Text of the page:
The inaugural committee says it will make the list of donors public when the fundraising ends. Contributors will be Rhode Island companies and well-to-do individuals.



Gov. Nikki Haley will be sworn in to a second term Jan. 14, with a $250-per-couple inaugural gala that night at the Columbia Metropolitan Convention Center. A "family fun night" at the South Carolina State Museum will precede inauguration day.

In 2011, records provided to The Associated Press showed at least $530,000 was spent on Haley's privately funded inaugural events.

Some of South Carolina's largest manufacturers and energy companies provided about half of that. Boeing Inc., Duke Energy, Progress Energy and SCANA Corp. were among those donating $25,000 each. MeadWestvaco Corp., Altria, the nation's largest cigarette maker, and Michelin North America each gave $15,000. BMW Manufacturing gave $10,000. The automaker's former spokesman, Bobby Hitt, is Haley's commerce secretary.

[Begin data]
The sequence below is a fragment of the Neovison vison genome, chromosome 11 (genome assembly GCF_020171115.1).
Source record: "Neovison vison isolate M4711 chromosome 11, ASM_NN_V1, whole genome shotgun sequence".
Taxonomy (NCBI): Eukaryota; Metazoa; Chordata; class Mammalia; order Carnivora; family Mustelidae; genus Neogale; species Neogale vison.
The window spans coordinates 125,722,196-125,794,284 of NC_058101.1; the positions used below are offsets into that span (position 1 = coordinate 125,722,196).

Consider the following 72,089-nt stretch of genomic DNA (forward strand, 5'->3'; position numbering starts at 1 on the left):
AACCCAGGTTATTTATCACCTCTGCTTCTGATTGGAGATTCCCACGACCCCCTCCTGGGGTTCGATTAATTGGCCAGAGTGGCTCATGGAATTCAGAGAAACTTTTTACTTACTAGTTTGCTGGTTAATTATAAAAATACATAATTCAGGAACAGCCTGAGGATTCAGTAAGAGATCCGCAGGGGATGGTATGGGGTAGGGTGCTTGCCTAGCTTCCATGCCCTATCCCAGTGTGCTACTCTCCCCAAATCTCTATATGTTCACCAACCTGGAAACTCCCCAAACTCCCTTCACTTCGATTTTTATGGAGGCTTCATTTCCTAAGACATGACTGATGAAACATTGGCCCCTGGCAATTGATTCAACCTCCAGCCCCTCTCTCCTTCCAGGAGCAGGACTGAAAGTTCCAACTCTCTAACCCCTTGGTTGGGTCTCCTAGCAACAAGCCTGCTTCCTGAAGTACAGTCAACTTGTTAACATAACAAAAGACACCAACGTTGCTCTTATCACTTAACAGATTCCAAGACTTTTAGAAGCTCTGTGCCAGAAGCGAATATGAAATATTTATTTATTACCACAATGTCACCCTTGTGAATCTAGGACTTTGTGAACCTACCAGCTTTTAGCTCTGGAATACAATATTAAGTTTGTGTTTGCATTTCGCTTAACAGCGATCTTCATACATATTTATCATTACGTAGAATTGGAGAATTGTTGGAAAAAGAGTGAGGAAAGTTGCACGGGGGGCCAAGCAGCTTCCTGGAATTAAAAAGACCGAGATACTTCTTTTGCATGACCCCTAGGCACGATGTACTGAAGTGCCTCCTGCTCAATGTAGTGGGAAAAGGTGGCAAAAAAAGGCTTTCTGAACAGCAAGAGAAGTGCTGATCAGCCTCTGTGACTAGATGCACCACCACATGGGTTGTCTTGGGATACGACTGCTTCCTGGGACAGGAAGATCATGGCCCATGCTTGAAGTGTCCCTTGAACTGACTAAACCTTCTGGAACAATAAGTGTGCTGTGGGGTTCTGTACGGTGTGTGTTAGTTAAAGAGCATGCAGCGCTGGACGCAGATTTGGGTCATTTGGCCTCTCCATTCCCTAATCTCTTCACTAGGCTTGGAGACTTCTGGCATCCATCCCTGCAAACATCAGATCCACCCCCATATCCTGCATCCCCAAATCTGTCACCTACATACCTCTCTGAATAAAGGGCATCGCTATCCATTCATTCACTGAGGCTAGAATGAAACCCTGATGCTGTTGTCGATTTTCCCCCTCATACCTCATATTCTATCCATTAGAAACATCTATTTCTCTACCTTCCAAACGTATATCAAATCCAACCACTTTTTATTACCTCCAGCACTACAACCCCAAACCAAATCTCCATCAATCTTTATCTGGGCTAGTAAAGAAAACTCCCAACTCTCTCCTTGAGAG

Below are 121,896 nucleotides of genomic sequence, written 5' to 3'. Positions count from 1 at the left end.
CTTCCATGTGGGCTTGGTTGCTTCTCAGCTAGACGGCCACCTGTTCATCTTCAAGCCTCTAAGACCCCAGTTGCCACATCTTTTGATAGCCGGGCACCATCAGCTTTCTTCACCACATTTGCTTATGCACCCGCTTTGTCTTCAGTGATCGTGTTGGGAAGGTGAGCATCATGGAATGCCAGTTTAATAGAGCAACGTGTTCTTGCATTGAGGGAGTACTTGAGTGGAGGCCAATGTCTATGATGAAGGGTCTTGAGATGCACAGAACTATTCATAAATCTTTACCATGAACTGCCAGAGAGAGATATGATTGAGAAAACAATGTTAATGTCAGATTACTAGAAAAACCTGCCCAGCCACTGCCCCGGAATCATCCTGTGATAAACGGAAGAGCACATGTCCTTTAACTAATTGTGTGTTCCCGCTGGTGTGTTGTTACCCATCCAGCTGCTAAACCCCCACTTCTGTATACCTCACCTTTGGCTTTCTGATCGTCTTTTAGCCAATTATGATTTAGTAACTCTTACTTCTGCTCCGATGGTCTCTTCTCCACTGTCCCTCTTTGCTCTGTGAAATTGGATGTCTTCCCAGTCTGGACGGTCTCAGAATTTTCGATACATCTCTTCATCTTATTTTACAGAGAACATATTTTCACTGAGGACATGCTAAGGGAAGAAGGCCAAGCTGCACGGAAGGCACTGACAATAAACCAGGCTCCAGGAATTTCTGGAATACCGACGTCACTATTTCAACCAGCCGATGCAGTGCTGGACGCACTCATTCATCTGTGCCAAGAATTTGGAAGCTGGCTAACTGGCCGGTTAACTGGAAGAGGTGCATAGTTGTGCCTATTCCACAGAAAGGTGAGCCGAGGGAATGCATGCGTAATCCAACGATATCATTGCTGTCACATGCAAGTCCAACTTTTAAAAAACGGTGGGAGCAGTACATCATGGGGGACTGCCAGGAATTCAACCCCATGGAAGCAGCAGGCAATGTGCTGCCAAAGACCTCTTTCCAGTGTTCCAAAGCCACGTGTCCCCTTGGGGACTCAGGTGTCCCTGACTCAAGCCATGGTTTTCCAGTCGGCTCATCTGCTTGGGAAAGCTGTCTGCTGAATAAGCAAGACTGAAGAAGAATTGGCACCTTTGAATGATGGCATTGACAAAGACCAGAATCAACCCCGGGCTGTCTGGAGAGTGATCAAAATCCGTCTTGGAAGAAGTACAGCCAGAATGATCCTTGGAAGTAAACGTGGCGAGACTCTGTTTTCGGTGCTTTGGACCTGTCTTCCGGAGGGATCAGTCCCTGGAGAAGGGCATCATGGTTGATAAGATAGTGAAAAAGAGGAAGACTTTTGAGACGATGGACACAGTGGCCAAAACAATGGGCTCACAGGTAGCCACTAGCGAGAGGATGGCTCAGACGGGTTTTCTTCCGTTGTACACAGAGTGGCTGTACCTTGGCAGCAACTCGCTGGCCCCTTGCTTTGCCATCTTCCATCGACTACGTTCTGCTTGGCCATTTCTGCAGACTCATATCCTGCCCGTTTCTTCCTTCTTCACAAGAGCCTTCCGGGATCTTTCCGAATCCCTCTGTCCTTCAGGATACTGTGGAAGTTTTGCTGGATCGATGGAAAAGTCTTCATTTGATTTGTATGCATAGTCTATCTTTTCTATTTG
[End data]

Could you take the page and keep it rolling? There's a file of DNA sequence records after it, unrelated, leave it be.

Eight insurance companies gave at least $5,000. BlueCross BlueShield of South Carolina, which administers state employees' health plan, gave the most at $25,000. Aflac gave $20,000.

Haley's campaign manager Tim Pearson says they expect to spend about the same amount on this year's inaugural events, and her fundraisers are seeking donations in the same range, between $5,000 and $25,000.



Republican Gov. Dennis Daugaard will be sworn in Jan. 10 in Pierre. Inaugural festivities include two formal $25-per-ticket balls that evening, one at the Capitol and another at a convention center.

Ticket sales and private donations fund the events, and dozens of people and organizations provide in-kind contributions such as bottled water and transportation.

Among those providing private donations are 17 corporate sponsors giving in amounts ranging from $2,500 to $10,000. They are: Black Hills Corp.; Touchstone Energy Cooperatives; NorthWestern Energy; Iberdrola Renewables; Avera Health; SDN Communications; First Premier Bank; South Dakota Ethanol Producers; BNSF; MDU Resources Group Inc.; Pfizer; Dacotah Banks; State Farm; Otter Tail Corp.; Energy Transfer; Delta Dental; and Altria.



Gov. Bill Haslam will be sworn in on Jan. 17. Inauguration festivities will be similar to those in 2011, but without the parade. The donation limits are $2,500 for individuals and $7,500 for corporations and political action committees. Tickets to the ball at a downtown hotel are $50, or $250 if with dinner included.